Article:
ISSUE NUMBER 105 | APRIL 18, 2016
Transactional vs. Transformative Transparency
My newsletter article below was originally posted on the Center for Effective Philanthropy's blog, and I wanted to share it with you here.
The Center for Effective Philanthropy's (CEP) new report
on transparency is a very valuable tool for introspection for individual foundations - and the wider field of philanthropy - to think about how we define and deliver on our pledges to become more transparent.
As many other writers on CEP's blog have pointed out, the report shows that while foundations seem to be doing a decent - and in some cases laudable - job of communicating openly about their grantmaking priorities and processes, there is much to be done in the realm of openly sharing lessons learned, both from successes and failures.
This behavior in the field is not all that surprising. It's human nature, after all, to protect what we feel are our weaknesses and to put ourselves forward in the best possible light. (It's also part of corporate culture, from which many foundations borrow.) The great tragedy, however, is that this kind of behavior all but guarantees that the lion's share of philanthropy in our country will remain transactional rather than transformative.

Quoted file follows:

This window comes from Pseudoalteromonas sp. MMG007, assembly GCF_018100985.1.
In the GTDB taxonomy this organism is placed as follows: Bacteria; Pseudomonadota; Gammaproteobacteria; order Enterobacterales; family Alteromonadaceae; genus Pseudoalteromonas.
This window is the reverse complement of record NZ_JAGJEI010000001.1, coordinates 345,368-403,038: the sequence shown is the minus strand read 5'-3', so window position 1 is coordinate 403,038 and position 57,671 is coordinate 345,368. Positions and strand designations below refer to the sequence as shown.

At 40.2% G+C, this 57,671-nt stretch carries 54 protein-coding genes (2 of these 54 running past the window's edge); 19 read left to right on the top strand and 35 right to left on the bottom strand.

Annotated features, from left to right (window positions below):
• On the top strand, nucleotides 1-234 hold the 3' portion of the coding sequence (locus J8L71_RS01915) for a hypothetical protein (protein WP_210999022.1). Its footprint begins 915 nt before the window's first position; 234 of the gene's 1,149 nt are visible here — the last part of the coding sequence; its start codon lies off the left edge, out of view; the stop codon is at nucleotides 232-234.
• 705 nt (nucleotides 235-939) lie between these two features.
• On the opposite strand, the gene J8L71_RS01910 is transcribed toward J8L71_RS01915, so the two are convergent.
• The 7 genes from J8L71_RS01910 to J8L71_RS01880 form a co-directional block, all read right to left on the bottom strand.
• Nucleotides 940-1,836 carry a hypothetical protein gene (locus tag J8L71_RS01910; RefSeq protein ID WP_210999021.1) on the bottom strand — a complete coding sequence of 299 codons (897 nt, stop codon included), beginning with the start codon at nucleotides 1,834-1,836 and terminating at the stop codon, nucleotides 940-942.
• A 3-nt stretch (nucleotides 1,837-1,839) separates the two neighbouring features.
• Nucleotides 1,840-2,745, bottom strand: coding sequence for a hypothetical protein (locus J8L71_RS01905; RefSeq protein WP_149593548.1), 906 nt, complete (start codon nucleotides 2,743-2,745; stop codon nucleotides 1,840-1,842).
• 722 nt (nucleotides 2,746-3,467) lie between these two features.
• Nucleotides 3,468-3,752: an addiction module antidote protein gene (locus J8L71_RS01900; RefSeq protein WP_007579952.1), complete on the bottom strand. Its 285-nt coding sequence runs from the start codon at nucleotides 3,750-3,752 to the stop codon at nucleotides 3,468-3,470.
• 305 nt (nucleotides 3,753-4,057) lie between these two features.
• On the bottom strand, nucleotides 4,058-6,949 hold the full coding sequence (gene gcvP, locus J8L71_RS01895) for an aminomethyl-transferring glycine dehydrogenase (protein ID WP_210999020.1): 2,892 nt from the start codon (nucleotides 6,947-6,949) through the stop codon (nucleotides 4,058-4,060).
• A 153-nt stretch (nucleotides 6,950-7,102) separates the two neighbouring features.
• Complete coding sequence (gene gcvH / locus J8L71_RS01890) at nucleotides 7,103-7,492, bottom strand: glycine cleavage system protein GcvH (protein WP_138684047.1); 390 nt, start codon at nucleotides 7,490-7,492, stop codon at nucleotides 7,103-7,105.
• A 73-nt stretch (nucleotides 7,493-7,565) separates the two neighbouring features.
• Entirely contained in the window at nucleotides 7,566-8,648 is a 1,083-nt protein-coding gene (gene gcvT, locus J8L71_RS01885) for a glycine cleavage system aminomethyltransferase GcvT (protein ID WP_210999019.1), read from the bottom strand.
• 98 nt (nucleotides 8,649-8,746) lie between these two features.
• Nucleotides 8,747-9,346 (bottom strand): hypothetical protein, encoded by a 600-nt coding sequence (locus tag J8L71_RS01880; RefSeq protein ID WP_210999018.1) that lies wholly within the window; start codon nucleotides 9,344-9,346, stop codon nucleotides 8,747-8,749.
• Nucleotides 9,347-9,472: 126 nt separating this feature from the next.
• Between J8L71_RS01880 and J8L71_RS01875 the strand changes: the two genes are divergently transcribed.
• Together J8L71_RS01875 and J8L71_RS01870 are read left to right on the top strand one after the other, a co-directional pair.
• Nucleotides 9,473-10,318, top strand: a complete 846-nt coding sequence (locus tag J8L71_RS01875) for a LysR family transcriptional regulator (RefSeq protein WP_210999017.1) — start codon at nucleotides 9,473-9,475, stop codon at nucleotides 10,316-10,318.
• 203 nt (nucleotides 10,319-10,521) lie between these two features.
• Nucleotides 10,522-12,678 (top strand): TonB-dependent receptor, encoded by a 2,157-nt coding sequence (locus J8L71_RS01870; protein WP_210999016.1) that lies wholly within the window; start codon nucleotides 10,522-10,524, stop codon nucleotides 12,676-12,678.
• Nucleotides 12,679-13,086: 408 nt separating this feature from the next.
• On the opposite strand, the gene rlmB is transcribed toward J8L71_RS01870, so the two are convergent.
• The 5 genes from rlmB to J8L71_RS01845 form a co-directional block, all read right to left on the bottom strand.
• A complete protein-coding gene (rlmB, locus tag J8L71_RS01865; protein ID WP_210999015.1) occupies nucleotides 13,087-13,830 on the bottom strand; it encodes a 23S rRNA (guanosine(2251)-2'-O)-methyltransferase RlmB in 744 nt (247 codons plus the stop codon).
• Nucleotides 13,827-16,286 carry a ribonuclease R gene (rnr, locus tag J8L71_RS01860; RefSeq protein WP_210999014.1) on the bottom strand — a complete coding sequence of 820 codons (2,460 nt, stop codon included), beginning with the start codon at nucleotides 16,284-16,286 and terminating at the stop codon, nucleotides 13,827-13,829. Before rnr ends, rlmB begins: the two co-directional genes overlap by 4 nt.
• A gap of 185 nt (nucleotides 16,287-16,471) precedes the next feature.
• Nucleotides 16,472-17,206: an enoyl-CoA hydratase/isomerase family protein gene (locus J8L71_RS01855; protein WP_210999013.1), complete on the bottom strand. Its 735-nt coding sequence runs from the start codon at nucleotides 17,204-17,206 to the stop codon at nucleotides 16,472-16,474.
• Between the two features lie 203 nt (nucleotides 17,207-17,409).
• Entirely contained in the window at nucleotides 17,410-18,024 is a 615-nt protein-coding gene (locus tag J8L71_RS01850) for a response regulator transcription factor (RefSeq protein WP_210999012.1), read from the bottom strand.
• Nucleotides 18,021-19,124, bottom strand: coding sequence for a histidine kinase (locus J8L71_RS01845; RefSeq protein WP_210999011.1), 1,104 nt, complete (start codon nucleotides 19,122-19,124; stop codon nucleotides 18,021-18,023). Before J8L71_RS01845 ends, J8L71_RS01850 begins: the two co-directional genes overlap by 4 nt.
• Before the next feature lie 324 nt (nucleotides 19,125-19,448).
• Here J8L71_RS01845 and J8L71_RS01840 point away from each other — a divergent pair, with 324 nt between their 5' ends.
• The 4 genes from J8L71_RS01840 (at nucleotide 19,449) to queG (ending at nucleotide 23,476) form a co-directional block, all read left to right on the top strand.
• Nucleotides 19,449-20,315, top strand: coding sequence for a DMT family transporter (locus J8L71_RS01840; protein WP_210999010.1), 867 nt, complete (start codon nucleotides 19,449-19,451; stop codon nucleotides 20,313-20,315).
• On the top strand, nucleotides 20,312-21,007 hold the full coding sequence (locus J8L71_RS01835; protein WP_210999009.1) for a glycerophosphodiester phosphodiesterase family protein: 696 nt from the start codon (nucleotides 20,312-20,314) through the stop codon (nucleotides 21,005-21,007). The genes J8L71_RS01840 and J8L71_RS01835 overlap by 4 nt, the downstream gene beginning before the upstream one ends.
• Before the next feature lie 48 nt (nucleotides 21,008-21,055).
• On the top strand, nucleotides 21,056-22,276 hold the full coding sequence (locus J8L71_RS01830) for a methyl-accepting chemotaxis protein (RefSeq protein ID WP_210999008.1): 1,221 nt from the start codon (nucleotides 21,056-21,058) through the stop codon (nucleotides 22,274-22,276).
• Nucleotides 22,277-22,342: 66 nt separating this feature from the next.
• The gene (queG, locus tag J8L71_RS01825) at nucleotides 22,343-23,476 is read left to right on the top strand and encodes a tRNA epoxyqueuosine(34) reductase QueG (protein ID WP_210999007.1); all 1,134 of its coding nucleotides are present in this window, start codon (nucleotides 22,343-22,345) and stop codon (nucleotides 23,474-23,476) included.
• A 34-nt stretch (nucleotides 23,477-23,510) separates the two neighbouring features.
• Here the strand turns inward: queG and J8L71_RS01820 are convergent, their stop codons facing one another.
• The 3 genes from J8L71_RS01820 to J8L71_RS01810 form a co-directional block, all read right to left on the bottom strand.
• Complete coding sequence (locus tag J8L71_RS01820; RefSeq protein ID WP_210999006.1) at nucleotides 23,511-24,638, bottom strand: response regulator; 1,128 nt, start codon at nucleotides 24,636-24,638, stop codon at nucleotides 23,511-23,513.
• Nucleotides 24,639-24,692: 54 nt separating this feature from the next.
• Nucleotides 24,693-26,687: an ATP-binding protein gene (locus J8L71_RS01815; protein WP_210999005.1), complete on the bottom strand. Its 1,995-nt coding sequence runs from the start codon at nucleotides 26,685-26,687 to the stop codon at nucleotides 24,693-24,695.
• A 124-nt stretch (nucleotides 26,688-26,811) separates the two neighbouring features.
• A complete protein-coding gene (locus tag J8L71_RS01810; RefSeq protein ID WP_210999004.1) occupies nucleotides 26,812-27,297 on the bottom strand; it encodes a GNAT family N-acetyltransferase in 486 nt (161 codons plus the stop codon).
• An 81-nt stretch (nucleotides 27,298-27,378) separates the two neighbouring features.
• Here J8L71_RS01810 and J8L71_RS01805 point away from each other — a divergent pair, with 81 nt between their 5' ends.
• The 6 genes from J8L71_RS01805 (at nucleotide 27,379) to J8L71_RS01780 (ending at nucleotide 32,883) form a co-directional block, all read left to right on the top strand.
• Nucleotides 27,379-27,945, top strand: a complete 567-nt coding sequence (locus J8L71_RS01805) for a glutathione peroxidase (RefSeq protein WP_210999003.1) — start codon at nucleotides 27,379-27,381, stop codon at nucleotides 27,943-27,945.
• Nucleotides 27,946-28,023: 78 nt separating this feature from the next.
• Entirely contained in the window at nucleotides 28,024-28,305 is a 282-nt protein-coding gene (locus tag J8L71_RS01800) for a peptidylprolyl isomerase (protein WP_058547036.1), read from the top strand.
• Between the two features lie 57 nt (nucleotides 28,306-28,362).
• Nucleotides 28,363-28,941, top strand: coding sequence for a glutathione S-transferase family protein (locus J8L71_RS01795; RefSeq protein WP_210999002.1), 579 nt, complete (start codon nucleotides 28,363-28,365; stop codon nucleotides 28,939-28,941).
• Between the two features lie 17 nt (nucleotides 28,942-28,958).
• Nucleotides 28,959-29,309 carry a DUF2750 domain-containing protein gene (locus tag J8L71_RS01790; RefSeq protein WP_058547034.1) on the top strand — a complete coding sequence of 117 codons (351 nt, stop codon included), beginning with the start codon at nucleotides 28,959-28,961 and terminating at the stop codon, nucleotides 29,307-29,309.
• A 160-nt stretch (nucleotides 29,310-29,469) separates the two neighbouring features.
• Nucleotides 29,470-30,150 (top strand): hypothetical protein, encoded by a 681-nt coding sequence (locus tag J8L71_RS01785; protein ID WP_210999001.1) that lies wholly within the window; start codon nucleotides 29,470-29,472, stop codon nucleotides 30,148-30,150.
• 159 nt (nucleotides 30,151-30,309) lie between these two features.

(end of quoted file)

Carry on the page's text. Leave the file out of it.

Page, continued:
As a funder, being clear about grant guidelines and grant decisions means that grantees understand your rules and how to play by them in order to get the money. That's a purely transactional relationship. Take it a step further, and say that your foundation is also very transparent about a specific initiative it funds. You've had many conversations with stakeholders as you shaped the initiative, and you've gone above and beyond to include their input in the design of your new program. That's laudable, but it's still a transactional kind of transparency. They helped to build it, but you own it - and ultimately, it's still a relationship in which you make the rules.
So what might "transformative transparency" look like?
In a nutshell, it's when your foundation admits vulnerabilities, gives up some control, and digs deep within itself to work toward the same kinds of changes it wants to see in the community. Transformative transparency fosters open channels for two-way conversations about problems and solutions, not processes and policies.
One great example of transformative transparency is in racial equity work. Over the past few years, we've had the great privilege to work with some national funders who are intent on learning about and incorporating a racial equity lens in their work. We believe that the foundations that are doing the best job of incorporating equity have turned the lens inward and have been honest and open about what they've found there. They've been open and honest about things that are uncomfortable to talk about, like their own board diversity, implicit bias in their hiring practices, or the fact that their go-to partners look more like their boards than the communities they serve.
Kris Putnam-Walkerly, MSW, is a global philanthropy advisor.
Want more ideas, tips and tools to improve your giving? Read an article,
listen to a podcast
, or check out a case study
What your colleagues have to say:
Kris expertly managed our $20 million grantmaking initiative to solicit, review, and select grantees to support Accountable Care Organizations (ACOs). Her consulting services are of exceptional quality and I highly recommend her."
Juan Davila, Executive Vice President
Blue Shield of California